The Employment Standards Act, 2000 (ESA) provides leave to allow employees to take time off work to care for certain family members and persons who consider the employee to be like a family member.
This section describes the Family Medical leave, which became available under the ESA as of June 29, 2004.
Family Medical leave is unpaid, job-protected leave of up to eight (8) weeks in a 26-week period.
An employee can take Family Medical leave to provide care and support to a specified family member as well as persons who consider the employee to be like a family member if that person has a serious medical condition with a significant risk of death occurring within a period of 26 weeks. The medical condition and risk of death has to be confirmed in a certificate issued by a qualified medical health practitioner.
Family Medical leave is available to you whether you apply for Federal Employment Insurance compassionate care benefits or not. (See Do I get paid when I am on Family Medical leave?)
If you are applying for Employment Insurance (EI) compassionate care benefits, a copy of the medical certificate submitted to Human Resources and Social Development Canada may also be used for the purpose of Family Medical leave.
The specified individuals for whom a family medical leave may be taken are:
If you are taking a Family Medical leave to care for "a person who considers you to be like a family member", your employer may require you to provide a copy of a completed Compassionate Care Benefits Attestation form. The attestation form is the same form used to support certain claims for federal employment insurance compassionate care benefits and can be downloaded from the Human Resources Social Development (HRSDC) website at www.hrsdc.gc.ca/cgi-bin/search/eforms/index.cgi?app=profile&form=ins5223&lang=e.
Providing care and support could include providing psychological or emotional support, arranging for care by a third party provider or directly providing or participating in the care of the individual.
If two or more employees qualify for the leave in respect of the same individual, the eight (8) weeks must be shared between them. In certain limited circumstances, an employee may be entitled to take subsequent leaves to care for the same individual.
No. Personal Emergency leave is an unpaid leave of up to 10 days in each calendar year which can be taken because of personal illness, injury or medical emergency or the death, illness, injury, medical emergency of or urgent matters relating to certain family members and dependent relatives. It is only available to employees who work for employers that regularly employ at least 50 employees.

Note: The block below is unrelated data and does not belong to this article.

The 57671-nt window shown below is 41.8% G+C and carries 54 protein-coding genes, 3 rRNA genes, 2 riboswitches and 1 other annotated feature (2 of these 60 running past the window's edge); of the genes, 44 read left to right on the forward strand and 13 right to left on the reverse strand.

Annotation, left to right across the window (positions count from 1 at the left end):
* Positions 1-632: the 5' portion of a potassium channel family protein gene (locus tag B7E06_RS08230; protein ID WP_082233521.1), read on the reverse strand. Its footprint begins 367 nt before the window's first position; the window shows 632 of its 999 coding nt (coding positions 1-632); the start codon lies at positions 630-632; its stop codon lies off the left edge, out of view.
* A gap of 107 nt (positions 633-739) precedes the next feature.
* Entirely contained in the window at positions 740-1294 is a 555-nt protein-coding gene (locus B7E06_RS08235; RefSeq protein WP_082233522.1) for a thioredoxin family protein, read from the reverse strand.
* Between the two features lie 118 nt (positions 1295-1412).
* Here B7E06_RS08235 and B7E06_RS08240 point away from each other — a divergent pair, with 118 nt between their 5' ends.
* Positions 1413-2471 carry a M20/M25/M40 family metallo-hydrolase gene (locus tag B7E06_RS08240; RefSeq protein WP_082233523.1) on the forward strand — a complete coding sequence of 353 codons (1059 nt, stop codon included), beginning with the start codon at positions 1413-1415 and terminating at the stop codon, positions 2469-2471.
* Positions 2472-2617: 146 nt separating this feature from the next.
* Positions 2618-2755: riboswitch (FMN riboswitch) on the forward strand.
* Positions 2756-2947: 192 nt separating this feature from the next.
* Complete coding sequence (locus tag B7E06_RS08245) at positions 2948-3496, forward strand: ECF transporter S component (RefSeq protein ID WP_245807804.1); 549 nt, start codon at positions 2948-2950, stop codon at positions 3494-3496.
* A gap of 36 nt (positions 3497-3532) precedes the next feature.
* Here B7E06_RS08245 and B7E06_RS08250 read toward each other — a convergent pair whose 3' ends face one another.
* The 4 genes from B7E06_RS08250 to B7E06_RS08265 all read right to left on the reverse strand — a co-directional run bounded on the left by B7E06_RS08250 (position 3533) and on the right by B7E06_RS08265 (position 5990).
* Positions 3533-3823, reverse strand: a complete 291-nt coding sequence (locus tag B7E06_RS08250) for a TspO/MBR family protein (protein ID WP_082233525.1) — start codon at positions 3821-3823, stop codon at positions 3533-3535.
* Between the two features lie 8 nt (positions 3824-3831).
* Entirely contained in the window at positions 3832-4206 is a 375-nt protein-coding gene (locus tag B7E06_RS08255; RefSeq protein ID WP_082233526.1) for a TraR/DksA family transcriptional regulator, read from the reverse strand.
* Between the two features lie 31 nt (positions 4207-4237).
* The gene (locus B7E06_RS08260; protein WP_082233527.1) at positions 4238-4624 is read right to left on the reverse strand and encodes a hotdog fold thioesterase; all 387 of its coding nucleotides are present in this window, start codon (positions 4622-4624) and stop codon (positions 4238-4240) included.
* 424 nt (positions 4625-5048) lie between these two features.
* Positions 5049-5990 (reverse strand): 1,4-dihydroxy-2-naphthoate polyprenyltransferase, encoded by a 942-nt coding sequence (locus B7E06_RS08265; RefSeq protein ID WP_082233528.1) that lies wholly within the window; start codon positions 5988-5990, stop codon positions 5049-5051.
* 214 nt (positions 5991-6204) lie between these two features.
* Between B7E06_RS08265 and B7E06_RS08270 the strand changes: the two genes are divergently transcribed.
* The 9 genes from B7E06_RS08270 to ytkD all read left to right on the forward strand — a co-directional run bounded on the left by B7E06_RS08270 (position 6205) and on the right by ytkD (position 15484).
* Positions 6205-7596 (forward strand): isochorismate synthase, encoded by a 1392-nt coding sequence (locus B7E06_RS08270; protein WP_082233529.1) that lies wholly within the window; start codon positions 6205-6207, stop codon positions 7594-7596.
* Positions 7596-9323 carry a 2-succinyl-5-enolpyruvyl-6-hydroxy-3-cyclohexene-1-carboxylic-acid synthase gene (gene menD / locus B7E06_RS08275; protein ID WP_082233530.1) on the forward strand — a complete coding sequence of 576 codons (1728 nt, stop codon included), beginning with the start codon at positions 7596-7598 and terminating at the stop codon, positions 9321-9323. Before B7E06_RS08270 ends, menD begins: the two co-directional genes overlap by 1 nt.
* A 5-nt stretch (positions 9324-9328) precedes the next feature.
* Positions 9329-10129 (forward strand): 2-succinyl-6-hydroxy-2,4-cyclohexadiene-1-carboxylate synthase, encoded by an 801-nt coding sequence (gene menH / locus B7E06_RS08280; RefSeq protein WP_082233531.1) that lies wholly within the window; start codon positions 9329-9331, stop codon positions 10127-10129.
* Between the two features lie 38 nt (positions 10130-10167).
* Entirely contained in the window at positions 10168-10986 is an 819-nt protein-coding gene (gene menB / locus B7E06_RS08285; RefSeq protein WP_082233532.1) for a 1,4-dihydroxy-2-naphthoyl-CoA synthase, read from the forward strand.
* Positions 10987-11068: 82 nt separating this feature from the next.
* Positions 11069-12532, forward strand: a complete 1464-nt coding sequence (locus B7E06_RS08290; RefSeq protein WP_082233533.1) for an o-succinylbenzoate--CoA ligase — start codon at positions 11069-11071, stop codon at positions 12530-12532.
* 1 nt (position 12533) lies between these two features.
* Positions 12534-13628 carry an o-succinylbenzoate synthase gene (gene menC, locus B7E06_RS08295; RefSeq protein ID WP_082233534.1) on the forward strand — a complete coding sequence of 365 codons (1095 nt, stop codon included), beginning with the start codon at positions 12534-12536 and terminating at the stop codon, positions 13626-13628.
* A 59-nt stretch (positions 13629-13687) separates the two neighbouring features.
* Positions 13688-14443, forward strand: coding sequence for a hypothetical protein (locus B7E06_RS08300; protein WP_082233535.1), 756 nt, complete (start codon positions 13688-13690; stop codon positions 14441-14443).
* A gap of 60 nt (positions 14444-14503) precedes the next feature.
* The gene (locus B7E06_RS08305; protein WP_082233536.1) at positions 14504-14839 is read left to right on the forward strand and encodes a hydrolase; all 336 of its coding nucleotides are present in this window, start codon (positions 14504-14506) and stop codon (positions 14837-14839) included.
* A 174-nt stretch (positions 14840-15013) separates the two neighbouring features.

An employee may be entitled to both Family Medical leave and Personal Emergency leave. They are separate leaves and the right to one leave is independent of the right to the other. An employee who qualifies for both leaves would be entitled to both leaves.
All employees, whether full-time or part-time, permanent or term contract, who are covered by the ESA are entitled to Family Medical leave.
Employees don't have to be employed by their employer for a particular length of time nor does the employer have to employ a minimum number of employees.
An employer does not have to pay regular wages to an employee who is on Family Medical leave. However, your employer must continue to pay the employer's share of the premiums for certain benefit plans (i.e., pension plans, life insurance, accidental death, extended health insurance and dental plans).
Employees who are off on the leave may qualify for employment insurance benefits under the federal government's employment insurance program. These benefits are called "compassionate care" benefits. For information about the EI compassionate care benefits you can call Human Resources Social Development [HRSDC], Employment Insurance Telemessage General Inquiries at 1-800-206-7218 or you can visit HRSDC's internet site.
A Family Medical leave can last up to eight (8) weeks within a specified 26-week period. A week is defined for the purposes of the family medical leave provisions as a period of seven (7) consecutive days beginnings on a Sunday and ending on a Saturday.
The eight (8) weeks of leave do not have to be taken consecutively but the leave must be taken in periods of at least one full week at a time.